Although researchers are keen to develop a successful scramjet engine, designing and testing this type of engine has proved difficult. For example, the WaveRider scramjet test vehicle, built by the engineering powerhouses of DARPA, Boeing and Pratt and Whitney Rocketdyne, only had two successful flights of four. Scramspace also built and unsuccessfully tested a flight vehicle. Developing a successful design for a scramjet has not been a simple task, but, through patient research among experts on varying aspects of scramjet technology, a blueprint for a the engine is slowly taking shape.
Researchers are tackling varying design aspects of the scramjet engine, refining the physics and theorizing how components would work most effectively. In the Sep-Oct 2014 issue of the AIAA Journal of Propulsion and Power, at least three articles summarized research directly related to scramjet engine development. While each article addressed only a small aspect of component design, like the best width of cavities to increase fuel-air mixing (for more effective combustion), central design difficulties are being addressed. One of the most pressing issues with scramjets is having successful combustion at supersonic speeds. Two of the articles address this issue.
Korean researchers explored the issue of starting and sustaining combustion. The team created a two dimensional model for testing different lengths of combustor area. By varying the length of the combustor, the researchers could determine which configuration allowed ignition and sustained combustion. In four of seven tests, their “medium” length combustion area had supersonic combustion. The medium length allowed the fuel to atomize (small droplets) along the length of the combustion, so that the fuel was ignited successfully when it reached the flame. This short technical paper helped lay the foundation for designing a successful combustor length.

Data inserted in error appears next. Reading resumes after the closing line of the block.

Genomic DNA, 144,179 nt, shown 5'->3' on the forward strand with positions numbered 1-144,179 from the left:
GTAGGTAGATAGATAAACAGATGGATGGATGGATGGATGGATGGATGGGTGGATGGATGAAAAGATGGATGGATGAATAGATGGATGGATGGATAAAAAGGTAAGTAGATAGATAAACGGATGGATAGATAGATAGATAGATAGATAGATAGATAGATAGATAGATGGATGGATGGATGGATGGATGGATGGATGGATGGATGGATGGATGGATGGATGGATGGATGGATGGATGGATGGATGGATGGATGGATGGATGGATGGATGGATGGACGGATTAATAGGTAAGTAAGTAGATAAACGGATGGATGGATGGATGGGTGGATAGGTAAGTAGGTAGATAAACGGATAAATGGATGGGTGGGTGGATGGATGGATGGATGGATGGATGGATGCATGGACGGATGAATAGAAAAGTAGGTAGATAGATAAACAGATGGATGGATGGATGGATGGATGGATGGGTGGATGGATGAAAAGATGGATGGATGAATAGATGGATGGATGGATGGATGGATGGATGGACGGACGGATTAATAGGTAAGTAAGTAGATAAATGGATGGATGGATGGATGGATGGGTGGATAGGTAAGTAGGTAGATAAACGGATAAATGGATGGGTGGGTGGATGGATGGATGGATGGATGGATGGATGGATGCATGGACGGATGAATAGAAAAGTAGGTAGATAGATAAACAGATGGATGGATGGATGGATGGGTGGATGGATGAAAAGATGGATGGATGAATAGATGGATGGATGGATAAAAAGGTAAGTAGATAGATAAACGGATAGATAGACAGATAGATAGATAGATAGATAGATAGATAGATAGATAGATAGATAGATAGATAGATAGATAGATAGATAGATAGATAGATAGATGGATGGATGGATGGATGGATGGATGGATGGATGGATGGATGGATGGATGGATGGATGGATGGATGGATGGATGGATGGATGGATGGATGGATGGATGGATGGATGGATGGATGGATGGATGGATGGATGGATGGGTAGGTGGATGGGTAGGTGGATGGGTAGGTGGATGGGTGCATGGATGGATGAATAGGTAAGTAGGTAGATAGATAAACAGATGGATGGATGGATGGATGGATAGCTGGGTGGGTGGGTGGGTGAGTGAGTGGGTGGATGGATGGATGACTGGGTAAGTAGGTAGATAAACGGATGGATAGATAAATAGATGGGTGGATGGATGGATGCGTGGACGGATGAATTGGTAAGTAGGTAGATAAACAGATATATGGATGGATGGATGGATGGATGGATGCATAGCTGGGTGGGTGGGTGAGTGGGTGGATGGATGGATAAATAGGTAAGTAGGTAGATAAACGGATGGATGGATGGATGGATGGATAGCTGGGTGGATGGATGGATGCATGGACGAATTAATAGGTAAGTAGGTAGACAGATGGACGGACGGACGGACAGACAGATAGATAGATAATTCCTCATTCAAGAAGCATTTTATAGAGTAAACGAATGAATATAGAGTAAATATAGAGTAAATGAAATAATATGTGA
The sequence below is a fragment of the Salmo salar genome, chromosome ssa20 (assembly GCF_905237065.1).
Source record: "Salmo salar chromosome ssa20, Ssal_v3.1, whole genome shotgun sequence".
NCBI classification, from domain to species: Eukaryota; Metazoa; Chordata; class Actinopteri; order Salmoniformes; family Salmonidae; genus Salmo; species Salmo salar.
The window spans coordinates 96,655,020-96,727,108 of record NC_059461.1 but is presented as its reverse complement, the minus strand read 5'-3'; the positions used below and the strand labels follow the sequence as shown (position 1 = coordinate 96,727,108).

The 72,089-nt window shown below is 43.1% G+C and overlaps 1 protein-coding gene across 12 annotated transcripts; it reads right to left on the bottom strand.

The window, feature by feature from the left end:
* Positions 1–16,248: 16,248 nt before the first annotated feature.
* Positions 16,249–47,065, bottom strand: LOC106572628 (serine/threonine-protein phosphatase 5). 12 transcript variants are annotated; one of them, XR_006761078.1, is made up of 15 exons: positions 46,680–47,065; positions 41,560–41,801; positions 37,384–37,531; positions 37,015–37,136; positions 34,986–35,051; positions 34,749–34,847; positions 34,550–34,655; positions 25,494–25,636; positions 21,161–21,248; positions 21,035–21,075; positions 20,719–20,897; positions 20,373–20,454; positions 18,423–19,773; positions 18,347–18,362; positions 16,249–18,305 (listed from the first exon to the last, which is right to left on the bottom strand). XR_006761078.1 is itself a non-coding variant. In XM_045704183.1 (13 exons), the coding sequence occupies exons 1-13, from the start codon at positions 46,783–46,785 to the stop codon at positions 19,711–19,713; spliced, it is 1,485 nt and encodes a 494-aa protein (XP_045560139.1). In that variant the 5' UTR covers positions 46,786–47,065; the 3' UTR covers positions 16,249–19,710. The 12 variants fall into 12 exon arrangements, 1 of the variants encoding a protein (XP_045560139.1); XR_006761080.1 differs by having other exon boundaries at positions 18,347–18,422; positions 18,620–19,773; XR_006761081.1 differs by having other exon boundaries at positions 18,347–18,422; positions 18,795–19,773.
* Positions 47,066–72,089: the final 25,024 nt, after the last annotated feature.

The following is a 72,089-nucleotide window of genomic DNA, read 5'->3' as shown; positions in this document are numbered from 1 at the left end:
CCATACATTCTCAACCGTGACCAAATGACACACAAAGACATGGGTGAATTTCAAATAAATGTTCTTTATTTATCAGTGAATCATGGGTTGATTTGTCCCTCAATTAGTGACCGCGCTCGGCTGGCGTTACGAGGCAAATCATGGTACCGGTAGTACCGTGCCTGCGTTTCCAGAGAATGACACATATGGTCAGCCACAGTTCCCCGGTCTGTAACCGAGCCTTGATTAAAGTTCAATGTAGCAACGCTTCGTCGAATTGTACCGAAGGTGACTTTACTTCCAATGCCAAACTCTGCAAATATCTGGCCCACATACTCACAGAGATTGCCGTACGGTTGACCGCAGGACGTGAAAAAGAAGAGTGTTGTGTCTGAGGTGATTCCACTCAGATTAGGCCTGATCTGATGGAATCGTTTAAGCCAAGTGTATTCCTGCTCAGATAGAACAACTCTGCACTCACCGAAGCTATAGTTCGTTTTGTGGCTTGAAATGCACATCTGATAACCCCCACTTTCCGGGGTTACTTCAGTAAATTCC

Cavities are another design idea intended to enable combustion at supersonic speeds. Previous work has established that cavities (like the semi-circular holes on golf balls) increase fuel-air mixing by making the air around them more turbulent. The turbulent air does not stream out of the engine as fast, allowing it to swirl around and mix with the fuel more thoroughly before reaching the flame (ignitor). A joint team of Korean and Indian scientists published their research on how the width of these cavities can increase or decrease the amount of turbulence just downstream of the cavity. Now future designers can arrange the width of cavities so that there is successful fuel-air mixing and therefore combustion.
While researchers are focused on determining how to have successful combustion at supersonic air speeds, other physics problems remain to be solved. For example, how do they design an inlet that takes in air at hypersonic (above Mach 5) speeds? At these speeds, shocks play a vital role in aerodynamics – the assumptions of how air works at subsonic speeds do not apply. Shock waves and expansion fans, physical phenomena at high speeds, drastically alter the pressures and temperatures at the inlet. A Chinese team looked more carefully at the physical interaction of these phenomena, attempting to refine a theory developed in 1975, which they believed did not take into account the interference from expansion waves at the “shoulder” of the inlet. Further refining the community knowledge of the physical interactions at hypersonic inlets will eventually aid in the design of such inlets.
While scramjet testing in flight conditions (outside of the laboratory) can be expensive and has a historically low probability of success, theoretical refinements in component design are building a blueprint for scramjet designers to follow in designing the next generation vehicle.